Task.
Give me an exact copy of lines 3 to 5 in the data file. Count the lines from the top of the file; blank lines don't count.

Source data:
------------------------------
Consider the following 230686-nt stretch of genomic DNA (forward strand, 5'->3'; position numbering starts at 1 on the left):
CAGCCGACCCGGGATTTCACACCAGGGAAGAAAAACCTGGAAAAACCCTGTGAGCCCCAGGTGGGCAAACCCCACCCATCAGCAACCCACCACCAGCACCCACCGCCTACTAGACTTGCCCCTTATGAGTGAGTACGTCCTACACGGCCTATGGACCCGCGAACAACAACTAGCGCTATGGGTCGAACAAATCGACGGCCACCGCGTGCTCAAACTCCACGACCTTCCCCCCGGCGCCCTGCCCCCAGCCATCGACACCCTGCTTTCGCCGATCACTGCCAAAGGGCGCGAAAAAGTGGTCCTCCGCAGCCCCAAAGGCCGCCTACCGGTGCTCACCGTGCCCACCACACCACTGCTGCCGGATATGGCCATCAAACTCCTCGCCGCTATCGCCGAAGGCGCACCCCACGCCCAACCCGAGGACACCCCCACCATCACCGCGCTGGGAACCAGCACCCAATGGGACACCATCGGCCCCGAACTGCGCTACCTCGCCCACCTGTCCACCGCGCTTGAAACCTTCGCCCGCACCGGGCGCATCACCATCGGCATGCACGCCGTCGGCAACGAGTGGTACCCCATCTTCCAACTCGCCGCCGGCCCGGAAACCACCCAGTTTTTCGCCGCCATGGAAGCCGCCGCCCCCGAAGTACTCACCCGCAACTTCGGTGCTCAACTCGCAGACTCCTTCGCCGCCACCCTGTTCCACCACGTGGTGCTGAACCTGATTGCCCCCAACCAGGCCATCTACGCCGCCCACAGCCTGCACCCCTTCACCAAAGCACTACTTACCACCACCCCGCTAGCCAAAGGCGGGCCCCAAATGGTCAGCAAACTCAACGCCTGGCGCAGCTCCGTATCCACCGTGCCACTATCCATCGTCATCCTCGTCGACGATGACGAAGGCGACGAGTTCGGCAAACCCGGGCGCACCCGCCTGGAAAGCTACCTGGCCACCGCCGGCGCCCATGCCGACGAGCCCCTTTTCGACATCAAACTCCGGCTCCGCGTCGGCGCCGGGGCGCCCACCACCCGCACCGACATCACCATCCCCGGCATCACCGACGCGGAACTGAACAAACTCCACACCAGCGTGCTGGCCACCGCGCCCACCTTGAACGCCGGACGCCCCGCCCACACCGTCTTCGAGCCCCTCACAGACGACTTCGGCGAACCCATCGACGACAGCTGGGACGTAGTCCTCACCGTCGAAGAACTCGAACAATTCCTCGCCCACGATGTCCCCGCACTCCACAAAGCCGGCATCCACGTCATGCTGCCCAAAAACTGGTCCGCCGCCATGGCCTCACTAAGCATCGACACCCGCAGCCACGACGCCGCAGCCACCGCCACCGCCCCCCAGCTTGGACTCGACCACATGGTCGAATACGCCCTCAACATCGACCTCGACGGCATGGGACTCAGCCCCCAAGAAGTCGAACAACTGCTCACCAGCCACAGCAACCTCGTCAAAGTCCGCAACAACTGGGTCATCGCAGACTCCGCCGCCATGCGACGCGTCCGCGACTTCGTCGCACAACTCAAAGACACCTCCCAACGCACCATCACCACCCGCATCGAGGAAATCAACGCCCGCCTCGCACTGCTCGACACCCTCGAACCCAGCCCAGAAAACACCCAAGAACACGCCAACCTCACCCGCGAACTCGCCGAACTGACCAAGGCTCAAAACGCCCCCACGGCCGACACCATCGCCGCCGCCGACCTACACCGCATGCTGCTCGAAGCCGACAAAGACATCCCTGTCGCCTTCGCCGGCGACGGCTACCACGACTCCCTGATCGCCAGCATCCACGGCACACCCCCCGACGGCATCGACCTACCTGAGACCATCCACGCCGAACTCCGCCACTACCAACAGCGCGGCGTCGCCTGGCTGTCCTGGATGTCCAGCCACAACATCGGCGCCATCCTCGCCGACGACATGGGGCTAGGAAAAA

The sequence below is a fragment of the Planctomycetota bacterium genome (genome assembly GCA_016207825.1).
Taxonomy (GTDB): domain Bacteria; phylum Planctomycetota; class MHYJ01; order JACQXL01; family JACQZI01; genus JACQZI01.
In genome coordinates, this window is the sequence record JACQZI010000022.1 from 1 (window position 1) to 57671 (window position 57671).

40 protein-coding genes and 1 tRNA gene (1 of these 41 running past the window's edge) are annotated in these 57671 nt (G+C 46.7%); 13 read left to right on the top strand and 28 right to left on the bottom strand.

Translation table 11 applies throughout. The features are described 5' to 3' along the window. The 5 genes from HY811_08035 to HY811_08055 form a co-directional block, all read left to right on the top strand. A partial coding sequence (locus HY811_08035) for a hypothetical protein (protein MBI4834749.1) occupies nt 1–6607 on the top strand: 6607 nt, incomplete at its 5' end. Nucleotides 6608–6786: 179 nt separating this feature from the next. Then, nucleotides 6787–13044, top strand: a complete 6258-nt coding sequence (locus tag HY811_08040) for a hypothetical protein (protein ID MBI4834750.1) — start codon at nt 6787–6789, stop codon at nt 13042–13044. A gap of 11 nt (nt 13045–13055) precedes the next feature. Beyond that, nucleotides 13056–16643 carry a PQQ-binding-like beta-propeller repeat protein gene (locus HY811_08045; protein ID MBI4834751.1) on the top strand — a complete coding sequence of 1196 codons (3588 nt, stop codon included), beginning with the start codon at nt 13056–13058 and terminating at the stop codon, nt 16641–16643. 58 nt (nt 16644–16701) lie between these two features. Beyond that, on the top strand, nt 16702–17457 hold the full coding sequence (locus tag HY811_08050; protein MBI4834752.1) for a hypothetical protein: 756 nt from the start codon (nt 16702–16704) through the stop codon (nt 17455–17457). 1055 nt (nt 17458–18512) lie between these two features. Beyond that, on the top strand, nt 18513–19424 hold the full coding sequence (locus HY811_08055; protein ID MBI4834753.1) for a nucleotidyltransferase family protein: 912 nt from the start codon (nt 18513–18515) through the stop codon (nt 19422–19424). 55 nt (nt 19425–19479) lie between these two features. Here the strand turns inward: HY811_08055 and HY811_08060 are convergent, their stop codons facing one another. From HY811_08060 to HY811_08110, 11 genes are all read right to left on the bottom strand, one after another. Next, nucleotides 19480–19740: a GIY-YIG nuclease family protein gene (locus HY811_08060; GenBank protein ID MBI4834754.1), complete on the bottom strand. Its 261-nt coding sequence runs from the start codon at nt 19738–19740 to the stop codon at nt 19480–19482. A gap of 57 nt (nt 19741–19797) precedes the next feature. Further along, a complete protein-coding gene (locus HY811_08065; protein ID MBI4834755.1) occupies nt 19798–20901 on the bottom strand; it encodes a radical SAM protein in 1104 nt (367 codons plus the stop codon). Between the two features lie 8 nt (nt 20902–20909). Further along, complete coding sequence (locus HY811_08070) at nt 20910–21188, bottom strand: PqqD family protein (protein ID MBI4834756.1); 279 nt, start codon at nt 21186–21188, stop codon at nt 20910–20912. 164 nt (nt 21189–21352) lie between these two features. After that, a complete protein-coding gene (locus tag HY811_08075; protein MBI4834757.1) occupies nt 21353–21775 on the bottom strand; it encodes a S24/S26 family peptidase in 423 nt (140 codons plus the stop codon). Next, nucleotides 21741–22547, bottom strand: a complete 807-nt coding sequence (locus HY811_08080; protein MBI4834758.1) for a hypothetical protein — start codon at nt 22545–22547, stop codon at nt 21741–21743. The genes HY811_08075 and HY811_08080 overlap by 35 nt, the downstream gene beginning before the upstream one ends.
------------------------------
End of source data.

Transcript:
The sequence below is a fragment of the Planctomycetota bacterium genome (genome assembly GCA_016207825.1).
Taxonomy (GTDB): domain Bacteria; phylum Planctomycetota; class MHYJ01; order JACQXL01; family JACQZI01; genus JACQZI01.
In genome coordinates, this window is the sequence record JACQZI010000022.1 from 1 (window position 1) to 57671 (window position 57671).